American drivers also need to get used to narrower streets. Most streets and roads in Germany are only two lanes, each going opposite directions. Cities and towns in Europe are often hundreds and even thousands of years old. The roads still look like it. In villages that cling to hillsides, some of the roads are remarkably steep for cars, originally intended, I'm sure, for surefooted horses and mules. I haven't even been to the Alps yet. I'm sure some of those roads must be insanely steep and perilous. But even around here, a gentler hilly area, upgrades can be steep and the village streets be very narrow. Most streets have sidewalks with low curbs. People park their cars half on the street and half on the sidewalk, and this is perfectly legal. On our residential street, Talstrasse, cars are parked along both sides of the street, and one must take turns with oncoming cars to pass. In our neighborhood in San Antonio, all of those parked cars would have been towed or booted, or some angry neighbor would have taken a dime to them, but in Germany it is usual. We take it in stride and coexist in closer traffic quarters. Unlike in the U.S. where roads tend to expand to accommodate greater volumes of traffic, which keep growing exponentially as lanes are added; in Germany, traffic must accommodate to the restricted, comparatively static infrastructure of the roads. If you don't like it, walk or take the bus. Many do without complaining. Germany has many options for transportation, even in the rural areas.
Germans drive on the right side of the road, like Americans. I think it is the Brits who are lefties in Europe. If you travel from France to England through the Chunnel, you don't get to actually drive down there. That is probably good. I'm not sure how they would manage the driving direction switch otherwise. We haven't gotten that far yet. It will have to be for a future chapter!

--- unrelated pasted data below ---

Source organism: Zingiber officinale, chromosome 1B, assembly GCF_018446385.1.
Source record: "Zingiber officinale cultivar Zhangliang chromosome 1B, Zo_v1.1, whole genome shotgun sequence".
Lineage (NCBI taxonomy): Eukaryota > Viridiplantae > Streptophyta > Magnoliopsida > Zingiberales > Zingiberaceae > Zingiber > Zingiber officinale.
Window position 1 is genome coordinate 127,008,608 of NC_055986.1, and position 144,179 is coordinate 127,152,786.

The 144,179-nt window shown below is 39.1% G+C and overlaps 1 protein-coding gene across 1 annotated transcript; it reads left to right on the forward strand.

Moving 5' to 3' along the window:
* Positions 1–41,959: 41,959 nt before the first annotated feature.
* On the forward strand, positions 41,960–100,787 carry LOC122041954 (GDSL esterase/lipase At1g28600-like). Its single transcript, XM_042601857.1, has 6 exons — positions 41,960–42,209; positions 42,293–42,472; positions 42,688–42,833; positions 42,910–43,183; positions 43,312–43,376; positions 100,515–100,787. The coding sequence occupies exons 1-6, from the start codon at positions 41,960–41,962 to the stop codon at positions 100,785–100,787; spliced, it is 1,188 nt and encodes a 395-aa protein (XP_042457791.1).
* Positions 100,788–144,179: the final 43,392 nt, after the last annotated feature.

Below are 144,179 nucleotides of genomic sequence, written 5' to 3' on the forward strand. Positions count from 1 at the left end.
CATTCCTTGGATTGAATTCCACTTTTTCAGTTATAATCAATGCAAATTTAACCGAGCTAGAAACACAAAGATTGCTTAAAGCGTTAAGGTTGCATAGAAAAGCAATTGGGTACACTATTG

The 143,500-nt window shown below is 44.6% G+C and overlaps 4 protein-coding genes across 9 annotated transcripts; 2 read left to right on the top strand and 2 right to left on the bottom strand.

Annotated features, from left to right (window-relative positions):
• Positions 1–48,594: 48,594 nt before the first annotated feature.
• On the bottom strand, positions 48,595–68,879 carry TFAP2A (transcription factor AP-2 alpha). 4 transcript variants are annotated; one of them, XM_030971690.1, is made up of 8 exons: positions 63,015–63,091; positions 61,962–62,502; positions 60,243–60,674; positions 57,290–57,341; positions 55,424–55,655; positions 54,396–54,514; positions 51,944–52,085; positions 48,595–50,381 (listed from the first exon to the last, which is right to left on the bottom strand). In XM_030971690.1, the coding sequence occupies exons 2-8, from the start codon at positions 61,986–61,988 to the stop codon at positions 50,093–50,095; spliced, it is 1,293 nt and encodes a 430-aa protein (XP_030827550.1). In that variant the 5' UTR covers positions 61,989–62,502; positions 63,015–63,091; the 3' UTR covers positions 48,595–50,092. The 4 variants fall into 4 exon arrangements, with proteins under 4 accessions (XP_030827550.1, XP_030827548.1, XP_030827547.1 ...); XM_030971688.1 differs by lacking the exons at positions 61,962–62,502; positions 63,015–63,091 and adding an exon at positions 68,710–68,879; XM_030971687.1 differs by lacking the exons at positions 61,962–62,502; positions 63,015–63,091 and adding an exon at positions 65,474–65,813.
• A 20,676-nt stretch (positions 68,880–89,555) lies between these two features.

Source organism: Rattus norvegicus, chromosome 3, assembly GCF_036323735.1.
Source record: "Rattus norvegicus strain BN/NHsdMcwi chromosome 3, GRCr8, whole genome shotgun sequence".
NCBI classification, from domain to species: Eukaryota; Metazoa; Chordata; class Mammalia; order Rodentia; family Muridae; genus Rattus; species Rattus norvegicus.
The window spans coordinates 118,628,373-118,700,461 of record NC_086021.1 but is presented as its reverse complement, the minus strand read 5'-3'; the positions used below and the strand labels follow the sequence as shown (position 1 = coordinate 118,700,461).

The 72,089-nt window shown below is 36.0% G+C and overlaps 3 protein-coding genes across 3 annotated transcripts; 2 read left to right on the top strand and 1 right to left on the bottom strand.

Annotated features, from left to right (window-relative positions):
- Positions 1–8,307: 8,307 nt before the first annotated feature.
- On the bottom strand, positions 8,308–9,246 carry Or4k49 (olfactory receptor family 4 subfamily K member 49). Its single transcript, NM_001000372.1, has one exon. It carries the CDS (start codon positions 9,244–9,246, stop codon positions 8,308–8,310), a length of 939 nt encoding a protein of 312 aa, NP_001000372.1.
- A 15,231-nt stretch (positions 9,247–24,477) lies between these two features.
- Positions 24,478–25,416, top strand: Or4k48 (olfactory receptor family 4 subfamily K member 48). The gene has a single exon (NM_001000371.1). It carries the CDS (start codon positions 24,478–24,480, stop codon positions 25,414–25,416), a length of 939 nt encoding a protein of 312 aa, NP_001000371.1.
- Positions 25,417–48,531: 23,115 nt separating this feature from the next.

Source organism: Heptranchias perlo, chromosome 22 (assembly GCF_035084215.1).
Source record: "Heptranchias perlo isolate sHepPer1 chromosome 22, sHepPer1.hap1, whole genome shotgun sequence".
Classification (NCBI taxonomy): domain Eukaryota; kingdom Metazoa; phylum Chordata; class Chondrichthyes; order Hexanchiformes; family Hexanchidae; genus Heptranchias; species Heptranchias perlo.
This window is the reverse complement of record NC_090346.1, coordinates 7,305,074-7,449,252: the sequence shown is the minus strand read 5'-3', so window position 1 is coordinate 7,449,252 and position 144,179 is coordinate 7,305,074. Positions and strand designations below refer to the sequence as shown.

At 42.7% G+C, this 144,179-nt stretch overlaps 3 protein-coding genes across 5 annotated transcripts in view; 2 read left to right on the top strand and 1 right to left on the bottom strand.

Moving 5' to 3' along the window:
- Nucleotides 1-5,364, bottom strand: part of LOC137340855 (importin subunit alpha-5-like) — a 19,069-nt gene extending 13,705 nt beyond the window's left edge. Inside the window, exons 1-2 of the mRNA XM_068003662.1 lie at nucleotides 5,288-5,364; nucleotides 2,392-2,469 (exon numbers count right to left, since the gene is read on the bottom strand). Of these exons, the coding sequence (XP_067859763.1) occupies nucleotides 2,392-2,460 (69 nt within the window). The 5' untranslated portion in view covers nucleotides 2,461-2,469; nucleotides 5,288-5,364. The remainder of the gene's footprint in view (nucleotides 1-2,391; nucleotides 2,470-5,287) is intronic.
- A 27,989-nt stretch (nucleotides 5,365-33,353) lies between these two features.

Germany has to manage drivers in a very different environment than what we find in the U.S., and it is handled efficiently and expertly. Yes, it takes some adjusting, and I don't know how Lawna and I could have made it without a GPS device, but the system works, and there is a lot to see along the way. We still haven't used the train system, but when we do, I promise I'll report on it. For now, I'm still driving, and once Lawna completes her exam, so will she. I'm really itching to get my hands on my bike when it arrives. There is a whole world around us geared for that form of transportation, both in the country and the city.
|Roundabout just outside Spesbach|